The Collaborative International Dictionary of English v.0.48:
Attorney \At*tor"ney\, n.; pl. Attorneys. [OE. aturneye, OF.
atorn['e], p. p. of atorner: cf. LL. atturnatus, attornatus,
fr. attornare. See Attorn.]
1. A substitute; a proxy; an agent. [Obs.]
And will have no attorney but myself. --Shak.
(a) One who is legally appointed by another to transact
any business for him; an attorney in fact.
(b) A legal agent qualified to act for suitors and
defendants in legal proceedings; an attorney at law.
Note: An attorney is either public or private. A private
attorney, or an attorney in fact, is a person appointed
by another, by a letter or power of attorney, to
transact any business for him out of court; but in a
more extended sense, this class includes any agent
employed in any business, or to do any act in pais, for
another. A public attorney, or attorney at law, is a
practitioner in a court of law, legally qualified to
prosecute and defend actions in such court, on the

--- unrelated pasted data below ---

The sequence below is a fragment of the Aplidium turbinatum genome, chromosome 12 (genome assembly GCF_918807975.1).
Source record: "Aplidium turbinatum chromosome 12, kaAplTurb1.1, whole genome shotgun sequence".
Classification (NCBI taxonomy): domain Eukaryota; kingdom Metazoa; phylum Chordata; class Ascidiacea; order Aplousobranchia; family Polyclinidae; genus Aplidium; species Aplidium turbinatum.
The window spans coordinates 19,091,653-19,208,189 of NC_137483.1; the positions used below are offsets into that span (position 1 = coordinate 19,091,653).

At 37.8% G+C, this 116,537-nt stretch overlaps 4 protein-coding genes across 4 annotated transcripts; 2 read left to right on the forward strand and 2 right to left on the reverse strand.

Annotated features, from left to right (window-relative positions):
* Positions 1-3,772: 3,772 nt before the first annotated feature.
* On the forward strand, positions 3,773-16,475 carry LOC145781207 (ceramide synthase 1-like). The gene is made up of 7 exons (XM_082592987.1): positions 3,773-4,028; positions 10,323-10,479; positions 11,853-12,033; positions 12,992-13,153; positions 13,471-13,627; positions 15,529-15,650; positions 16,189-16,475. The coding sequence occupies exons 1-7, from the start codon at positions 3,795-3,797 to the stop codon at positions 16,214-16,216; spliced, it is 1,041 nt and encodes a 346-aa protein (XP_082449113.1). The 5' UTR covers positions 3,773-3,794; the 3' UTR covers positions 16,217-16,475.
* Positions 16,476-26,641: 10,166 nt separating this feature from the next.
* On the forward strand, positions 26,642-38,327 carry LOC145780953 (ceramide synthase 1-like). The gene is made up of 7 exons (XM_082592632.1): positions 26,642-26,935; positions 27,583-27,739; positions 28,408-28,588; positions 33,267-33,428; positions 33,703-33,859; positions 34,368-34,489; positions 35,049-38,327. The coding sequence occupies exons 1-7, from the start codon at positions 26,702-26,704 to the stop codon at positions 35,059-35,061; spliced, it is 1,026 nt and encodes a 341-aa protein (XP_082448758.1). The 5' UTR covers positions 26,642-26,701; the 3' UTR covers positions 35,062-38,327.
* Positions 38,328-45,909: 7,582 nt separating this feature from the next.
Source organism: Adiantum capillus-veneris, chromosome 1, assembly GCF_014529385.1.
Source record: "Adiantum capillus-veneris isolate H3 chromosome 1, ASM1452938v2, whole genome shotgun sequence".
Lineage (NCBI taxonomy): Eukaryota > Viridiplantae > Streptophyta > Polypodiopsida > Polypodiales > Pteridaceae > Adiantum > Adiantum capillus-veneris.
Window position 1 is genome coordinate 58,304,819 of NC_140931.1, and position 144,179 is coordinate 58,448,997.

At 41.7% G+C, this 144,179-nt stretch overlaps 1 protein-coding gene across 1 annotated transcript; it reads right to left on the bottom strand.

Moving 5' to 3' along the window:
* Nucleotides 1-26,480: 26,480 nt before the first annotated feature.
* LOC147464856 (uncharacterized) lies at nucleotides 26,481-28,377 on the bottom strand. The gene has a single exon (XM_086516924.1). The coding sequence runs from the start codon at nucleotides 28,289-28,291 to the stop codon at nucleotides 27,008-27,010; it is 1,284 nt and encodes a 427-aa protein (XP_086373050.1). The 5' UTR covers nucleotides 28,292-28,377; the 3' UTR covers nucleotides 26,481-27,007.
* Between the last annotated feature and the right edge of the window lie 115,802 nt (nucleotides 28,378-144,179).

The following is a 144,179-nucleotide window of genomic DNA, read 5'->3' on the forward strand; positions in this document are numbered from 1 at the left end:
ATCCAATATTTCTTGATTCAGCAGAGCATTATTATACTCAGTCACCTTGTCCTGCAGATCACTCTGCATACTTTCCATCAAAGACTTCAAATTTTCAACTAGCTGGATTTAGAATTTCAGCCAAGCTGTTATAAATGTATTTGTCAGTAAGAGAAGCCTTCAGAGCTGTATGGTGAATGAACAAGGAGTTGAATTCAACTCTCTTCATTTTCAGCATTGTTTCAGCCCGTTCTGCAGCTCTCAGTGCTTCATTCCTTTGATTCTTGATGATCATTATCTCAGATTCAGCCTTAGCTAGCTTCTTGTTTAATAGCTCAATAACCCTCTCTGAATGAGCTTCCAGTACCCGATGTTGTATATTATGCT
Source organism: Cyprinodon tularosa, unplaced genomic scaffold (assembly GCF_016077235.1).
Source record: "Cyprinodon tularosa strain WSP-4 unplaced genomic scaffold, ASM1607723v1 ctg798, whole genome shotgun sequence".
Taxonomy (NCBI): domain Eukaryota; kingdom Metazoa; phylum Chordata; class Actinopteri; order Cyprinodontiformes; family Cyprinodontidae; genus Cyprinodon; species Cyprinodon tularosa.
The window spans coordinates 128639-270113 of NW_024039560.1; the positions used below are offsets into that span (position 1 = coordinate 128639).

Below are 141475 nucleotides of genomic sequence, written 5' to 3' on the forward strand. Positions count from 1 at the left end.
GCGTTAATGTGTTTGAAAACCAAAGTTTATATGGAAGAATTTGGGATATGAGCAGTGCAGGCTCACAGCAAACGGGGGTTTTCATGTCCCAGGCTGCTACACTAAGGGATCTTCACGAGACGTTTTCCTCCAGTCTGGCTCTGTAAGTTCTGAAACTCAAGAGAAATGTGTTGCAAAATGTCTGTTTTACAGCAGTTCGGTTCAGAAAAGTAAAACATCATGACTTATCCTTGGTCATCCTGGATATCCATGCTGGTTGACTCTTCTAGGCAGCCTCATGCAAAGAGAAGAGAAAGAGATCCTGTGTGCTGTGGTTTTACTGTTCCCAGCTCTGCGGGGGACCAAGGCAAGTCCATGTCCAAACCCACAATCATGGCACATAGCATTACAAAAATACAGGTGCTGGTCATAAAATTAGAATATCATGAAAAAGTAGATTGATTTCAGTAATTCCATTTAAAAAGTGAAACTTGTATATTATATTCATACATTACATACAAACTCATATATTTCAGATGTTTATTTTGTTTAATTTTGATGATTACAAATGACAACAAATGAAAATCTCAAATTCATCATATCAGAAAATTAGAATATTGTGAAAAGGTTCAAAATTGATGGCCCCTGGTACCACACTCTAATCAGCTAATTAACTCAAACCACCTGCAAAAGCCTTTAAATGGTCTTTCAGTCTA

retainer of clients. --Bouvier. -- The attorney at law
answers to the procurator of the civilians, to the
solicitor in chancery, and to the proctor in the
ecclesiastical and admiralty courts, and all of these
are comprehended under the more general term lawyer. In
Great Britain and in some states of the United States,
attorneys are distinguished from counselors in that the
business of the former is to carry on the practical and
formal parts of the suit. In many states of the United
States however, no such distinction exists. In England,
since 1873, attorneys at law are by statute called
A power, letter, or warrant, of attorney, a written
authority from one person empowering another to transact
business for him.